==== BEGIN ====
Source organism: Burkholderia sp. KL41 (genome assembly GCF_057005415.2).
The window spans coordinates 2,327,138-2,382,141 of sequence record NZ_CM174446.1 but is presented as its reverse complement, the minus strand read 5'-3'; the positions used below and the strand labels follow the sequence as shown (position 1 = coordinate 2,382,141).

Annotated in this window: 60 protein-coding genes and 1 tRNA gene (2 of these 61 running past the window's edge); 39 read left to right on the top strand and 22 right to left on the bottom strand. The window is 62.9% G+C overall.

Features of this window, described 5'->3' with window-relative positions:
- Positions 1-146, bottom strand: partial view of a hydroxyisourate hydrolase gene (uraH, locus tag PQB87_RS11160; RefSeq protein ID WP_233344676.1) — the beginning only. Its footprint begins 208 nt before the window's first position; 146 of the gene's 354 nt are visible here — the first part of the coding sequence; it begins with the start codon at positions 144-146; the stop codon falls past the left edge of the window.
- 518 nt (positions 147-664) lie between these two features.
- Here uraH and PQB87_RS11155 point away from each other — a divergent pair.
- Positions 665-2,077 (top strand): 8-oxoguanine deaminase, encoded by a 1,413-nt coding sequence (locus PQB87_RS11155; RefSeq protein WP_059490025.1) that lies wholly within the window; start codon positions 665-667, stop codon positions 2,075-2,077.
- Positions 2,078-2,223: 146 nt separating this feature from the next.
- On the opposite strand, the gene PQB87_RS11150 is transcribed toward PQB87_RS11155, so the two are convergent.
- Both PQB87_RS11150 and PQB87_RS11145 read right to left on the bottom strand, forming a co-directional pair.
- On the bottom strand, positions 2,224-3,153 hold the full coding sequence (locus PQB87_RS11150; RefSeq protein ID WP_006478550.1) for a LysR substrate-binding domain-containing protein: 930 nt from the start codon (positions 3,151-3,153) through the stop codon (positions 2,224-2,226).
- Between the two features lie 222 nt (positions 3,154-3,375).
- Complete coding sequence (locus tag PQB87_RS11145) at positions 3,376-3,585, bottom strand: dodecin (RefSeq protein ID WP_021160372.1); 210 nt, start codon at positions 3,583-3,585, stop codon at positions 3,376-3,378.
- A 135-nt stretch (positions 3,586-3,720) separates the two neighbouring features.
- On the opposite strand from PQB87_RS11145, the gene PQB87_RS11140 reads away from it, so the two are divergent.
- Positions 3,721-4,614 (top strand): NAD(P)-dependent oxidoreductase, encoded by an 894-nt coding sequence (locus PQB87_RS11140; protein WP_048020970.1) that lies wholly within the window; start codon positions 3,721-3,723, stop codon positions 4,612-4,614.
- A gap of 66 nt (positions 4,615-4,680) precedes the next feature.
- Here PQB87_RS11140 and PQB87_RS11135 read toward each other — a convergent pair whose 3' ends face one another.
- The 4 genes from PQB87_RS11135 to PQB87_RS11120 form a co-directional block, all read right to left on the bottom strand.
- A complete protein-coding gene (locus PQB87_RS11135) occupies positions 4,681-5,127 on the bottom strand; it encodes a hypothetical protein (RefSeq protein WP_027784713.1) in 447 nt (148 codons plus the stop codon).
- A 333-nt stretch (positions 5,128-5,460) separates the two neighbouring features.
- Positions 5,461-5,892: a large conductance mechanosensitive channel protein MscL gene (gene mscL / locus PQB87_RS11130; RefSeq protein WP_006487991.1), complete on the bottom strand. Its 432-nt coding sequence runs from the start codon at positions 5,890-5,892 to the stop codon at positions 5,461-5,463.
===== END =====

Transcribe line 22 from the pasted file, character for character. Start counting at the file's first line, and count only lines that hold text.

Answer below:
- A 333-nt stretch (positions 5,128-5,460) separates the two neighbouring features.